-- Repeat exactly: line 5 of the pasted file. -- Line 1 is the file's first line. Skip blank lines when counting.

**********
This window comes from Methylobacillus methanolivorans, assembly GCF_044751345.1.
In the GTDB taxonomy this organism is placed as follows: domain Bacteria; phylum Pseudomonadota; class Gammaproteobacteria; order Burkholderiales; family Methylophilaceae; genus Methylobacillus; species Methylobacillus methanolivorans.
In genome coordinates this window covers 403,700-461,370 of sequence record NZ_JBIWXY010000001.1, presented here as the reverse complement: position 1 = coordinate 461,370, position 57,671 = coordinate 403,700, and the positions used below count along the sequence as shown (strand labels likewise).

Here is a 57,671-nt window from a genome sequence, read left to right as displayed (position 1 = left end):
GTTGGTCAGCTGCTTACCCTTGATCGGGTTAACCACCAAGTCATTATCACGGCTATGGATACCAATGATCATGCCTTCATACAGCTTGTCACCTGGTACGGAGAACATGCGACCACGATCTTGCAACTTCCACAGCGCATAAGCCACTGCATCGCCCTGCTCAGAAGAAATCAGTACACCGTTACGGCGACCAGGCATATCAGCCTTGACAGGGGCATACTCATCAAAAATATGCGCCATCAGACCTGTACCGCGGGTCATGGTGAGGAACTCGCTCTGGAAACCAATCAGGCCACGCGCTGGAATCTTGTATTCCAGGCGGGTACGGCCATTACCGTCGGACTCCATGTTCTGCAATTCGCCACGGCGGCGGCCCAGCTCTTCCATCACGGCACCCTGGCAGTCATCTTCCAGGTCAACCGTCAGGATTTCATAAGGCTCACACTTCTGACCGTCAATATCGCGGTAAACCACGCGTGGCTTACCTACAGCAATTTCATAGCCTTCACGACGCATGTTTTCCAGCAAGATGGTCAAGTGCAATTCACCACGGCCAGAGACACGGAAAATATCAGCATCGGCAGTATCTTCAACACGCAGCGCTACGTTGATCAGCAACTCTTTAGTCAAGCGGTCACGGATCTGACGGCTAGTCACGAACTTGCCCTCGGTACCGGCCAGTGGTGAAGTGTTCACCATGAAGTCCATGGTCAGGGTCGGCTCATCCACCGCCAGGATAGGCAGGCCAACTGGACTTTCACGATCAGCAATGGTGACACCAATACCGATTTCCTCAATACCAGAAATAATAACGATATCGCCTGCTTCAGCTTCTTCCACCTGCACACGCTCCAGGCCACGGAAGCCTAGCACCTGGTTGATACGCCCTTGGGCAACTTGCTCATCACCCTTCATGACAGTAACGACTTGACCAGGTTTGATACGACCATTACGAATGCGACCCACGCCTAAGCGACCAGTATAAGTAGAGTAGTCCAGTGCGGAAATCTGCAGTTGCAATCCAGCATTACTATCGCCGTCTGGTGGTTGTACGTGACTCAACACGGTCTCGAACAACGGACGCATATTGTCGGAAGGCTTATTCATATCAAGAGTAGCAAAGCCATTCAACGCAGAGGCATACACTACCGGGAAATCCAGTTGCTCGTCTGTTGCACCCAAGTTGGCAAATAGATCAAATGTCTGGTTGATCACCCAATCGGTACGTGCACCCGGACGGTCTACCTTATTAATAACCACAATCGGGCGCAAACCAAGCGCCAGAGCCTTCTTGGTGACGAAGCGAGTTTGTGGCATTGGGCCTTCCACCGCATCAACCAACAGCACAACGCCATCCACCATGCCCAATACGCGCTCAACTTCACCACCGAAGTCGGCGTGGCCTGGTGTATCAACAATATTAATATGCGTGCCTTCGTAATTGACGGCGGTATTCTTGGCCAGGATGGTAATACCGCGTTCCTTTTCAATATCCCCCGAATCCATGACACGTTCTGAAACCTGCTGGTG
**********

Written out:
GTTGGTCAGCTGCTTACCCTTGATCGGGTTAACCACCAAGTCATTATCACGGCTATGGATACCAATGATCATGCCTTCATACAGCTTGTCACCTGGTACGGAGAACATGCGACCACGATCTTGCAACTTCCACAGCGCATAAGCCACTGCATCGCCCTGCTCAGAAGAAATCAGTACACCGTTACGGCGACCAGGCATATCAGCCTTGACAGGGGCATACTCATCAAAAATATGCGCCATCAGACCTGTACCGCGGGTCATGGTGAGGAACTCGCTCTGGAAACCAATCAGGCCACGCGCTGGAATCTTGTATTCCAGGCGGGTACGGCCATTACCGTCGGACTCCATGTTCTGCAATTCGCCACGGCGGCGGCCCAGCTCTTCCATCACGGCACCCTGGCAGTCATCTTCCAGGTCAACCGTCAGGATTTCATAAGGCTCACACTTCTGACCGTCAATATCGCGGTAAACCACGCGTGGCTTACCTACAGCAATTTCATAGCCTTCACGACGCATGTTTTCCAGCAAGATGGTCAAGTGCAATTCACCACGGCCAGAGACACGGAAAATATCAGCATCGGCAGTATCTTCAACACGCAGCGCTACGTTGATCAGCAACTCTTTAGTCAAGCGGTCACGGATCTGACGGCTAGTCACGAACTTGCCCTCGGTACCGGCCAGTGGTGAAGTGTTCACCATGAAGTCCATGGTCAGGGTCGGCTCATCCACCGCCAGGATAGGCAGGCCAACTGGACTTTCACGATCAGCAATGGTGACACCAATACCGATTTCCTCAATACCAGAAATAATAACGATATCGCCTGCTTCAGCTTCTTCCACCTGCACACGCTCCAGGCCACGGAAGCCTAGCACCTGGTTGATACGCCCTTGGGCAACTTGCTCATCACCCTTCATGACAGTAACGACTTGACCAGGTTTGATACGACCATTACGAATGCGACCCACGCCTAAGCGACCAGTATAAGTAGAGTAGTCCAGTGCGGAAATCTGCAGTTGCAATCCAGCATTACTATCGCCGTCTGGTGGTTGTACGTGACTCAACACGGTCTCGAACAACGGACGCATATTGTCGGAAGGCTTATTCATATCAAGAGTAGCAAAGCCATTCAACGCAGAGGCATACACTACCGGGAAATCCAGTTGCTCGTCTGTTGCACCCAAGTTGGCAAATAGATCAAATGTCTGGTTGATCACCCAATCGGTACGTGCACCCGGACGGTCTACCTTATTAATAACCACAATCGGGCGCAAACCAAGCGCCAGAGCCTTCTTGGTGACGAAGCGAGTTTGTGGCATTGGGCCTTCCACCGCATCAACCAACAGCACAACGCCATCCACCATGCCCAATACGCGCTCAACTTCACCACCGAAGTCGGCGTGGCCTGGTGTATCAACAATATTAATATGCGTGCCTTCGTAATTGACGGCGGTATTCTTGGCCAGGATGGTAATACCGCGTTCCTTTTCAATATCCCCCGAATCCATGACACGTTCTGAAACCTGCTGGTG